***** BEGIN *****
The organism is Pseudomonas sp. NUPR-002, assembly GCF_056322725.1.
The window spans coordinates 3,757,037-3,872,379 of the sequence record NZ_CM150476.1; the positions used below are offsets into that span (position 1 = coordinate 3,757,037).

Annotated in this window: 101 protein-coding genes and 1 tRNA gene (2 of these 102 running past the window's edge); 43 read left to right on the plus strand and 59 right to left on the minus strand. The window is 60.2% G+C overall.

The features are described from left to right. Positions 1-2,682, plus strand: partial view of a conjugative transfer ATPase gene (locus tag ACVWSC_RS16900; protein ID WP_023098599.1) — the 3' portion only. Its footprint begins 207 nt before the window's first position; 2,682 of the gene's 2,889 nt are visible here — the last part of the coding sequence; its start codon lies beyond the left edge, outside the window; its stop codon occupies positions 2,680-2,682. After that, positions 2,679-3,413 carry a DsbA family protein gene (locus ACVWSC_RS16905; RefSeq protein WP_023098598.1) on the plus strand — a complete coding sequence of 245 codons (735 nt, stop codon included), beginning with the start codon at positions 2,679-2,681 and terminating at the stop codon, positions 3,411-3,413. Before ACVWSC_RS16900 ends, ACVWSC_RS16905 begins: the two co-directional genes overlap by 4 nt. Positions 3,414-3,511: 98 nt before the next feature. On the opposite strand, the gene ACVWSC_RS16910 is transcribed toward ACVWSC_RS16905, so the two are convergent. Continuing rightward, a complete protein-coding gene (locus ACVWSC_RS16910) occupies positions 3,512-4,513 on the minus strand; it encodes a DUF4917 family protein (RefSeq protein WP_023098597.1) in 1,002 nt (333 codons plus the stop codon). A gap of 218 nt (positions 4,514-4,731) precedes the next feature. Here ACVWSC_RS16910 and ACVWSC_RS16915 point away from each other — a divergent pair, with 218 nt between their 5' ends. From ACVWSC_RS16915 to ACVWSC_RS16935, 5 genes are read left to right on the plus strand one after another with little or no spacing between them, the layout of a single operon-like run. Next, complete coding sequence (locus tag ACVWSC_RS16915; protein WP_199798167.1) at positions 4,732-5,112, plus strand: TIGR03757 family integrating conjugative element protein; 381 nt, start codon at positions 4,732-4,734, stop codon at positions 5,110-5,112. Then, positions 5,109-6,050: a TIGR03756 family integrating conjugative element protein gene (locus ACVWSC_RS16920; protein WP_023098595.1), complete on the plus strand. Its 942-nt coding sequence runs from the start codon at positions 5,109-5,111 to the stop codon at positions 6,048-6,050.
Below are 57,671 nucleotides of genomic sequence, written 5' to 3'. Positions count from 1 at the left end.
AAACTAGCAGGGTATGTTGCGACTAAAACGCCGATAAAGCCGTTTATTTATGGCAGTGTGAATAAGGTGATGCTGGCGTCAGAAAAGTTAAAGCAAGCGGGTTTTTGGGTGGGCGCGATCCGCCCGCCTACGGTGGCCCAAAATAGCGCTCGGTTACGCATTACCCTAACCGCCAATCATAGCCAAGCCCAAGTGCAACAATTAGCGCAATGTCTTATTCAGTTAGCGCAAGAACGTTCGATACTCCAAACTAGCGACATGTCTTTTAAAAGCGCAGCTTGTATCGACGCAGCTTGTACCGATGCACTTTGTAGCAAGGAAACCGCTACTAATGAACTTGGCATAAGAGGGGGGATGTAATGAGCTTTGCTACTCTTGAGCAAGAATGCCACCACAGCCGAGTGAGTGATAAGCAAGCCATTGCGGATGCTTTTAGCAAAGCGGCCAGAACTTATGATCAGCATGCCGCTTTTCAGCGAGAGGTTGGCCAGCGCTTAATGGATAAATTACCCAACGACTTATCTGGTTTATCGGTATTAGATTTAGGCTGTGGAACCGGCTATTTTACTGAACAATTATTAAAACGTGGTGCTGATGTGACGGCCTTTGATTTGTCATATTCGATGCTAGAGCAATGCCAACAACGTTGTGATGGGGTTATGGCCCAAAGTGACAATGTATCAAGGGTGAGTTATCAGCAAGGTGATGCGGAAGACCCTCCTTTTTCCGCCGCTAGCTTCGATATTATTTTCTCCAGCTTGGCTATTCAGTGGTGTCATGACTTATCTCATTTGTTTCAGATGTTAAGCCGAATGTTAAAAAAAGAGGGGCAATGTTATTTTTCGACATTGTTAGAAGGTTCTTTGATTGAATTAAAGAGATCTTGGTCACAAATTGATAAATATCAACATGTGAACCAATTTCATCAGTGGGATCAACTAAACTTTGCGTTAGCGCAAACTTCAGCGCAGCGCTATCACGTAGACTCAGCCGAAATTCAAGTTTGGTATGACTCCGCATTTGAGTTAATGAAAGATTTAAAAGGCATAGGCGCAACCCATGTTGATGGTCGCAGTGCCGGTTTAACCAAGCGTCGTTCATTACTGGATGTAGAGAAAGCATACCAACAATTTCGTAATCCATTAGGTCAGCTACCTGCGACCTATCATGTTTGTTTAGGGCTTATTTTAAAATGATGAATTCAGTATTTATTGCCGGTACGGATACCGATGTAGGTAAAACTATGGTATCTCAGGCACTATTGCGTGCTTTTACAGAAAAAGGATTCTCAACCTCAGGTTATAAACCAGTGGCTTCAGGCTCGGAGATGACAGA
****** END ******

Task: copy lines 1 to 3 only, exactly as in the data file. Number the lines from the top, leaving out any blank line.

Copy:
The organism is Pseudomonas sp. NUPR-002, assembly GCF_056322725.1.
The window spans coordinates 3,757,037-3,872,379 of the sequence record NZ_CM150476.1; the positions used below are offsets into that span (position 1 = coordinate 3,757,037).

Annotated in this window: 101 protein-coding genes and 1 tRNA gene (2 of these 102 running past the window's edge); 43 read left to right on the plus strand and 59 right to left on the minus strand. The window is 60.2% G+C overall.